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RECORD NUMBER: 38 OF 146

OLS Field Name OLS Field Data
Main Title Can Asian Dust Trigger Phytoplankton Blooms in the Oligotrophic Northern South China Sea.
Author Wang, S. H. ; Hsu, N. Y. C. ; Tsay, S. C. ; Lin, N. H. ; Sayer, A. M. ; Huang, S. J. ; Lau, W. K. M.
CORP Author National Central Univ.; Goddard Space Flight Center, Greenbelt, MD.; National Science Council; Environmental Protection Administration
Year Published 2012
Report Number GSFC-E-DAA-TN9217
Stock Number N14-0011866
Additional Subjects Satellite observation ; Phytoplankton ; Dust ; Sea-viewing wide field-of-view sensor ; Iron ; Biogeochemistry ; Deposition ; China ; Seas ; Biological effects ; Aerosols ; Chlorophylls
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NTIS  N14-0011866 Most EPA libraries have a fiche copy filed under the call number shown. Check with individual libraries about paper copy. NTIS 02/03/2016
Collation 6p
Abstract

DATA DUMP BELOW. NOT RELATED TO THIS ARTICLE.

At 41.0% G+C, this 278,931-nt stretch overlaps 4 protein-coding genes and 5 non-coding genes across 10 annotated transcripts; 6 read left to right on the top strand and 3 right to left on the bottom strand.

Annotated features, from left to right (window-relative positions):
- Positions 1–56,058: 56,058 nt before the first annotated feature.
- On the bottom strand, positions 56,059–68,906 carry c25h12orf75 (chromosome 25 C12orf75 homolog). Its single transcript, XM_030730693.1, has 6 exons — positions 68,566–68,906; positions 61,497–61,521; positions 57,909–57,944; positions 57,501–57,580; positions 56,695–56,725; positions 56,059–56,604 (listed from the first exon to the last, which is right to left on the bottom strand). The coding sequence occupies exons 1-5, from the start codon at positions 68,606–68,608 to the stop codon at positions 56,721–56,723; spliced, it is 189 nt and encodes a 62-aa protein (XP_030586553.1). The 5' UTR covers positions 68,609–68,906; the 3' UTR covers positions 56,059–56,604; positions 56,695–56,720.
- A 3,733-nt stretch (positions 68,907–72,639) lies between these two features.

Satellite data estimate a high dust deposition flux (approximately 18 g m(exp-2 a(exp-1) into the northern South China Sea (SCS). However, observational evidence concerning any biological response to dust fertilization is sparse. In this study, we combined long-term aerosol and chlorophyll-a (Chl-a) measurements from satellite sensors (MODIS and SeaWiFS) with a 16-year record of dust events from surface PM10 observations to investigate dust transport, flux, and the changes in Chl-a concentration over the northern SCS. Our result revealed that readily identifiable strong dust events over this region, although relatively rare (6 cases since 1994) and accounting for only a small proportion of the total dust deposition (approximately 0.28 g m(exp-2 a(exp-1), do occur and could significantly enhance phytoplankton blooms. Following such events, the Chl-a concentration increased up to 4-fold, and generally doubled the springtime background value (0.15 mg m(exp-3). We suggest these heavy dust events contain readily bioavailable iron and enhance the phytoplankton growth in the oligotrophic northern SCS.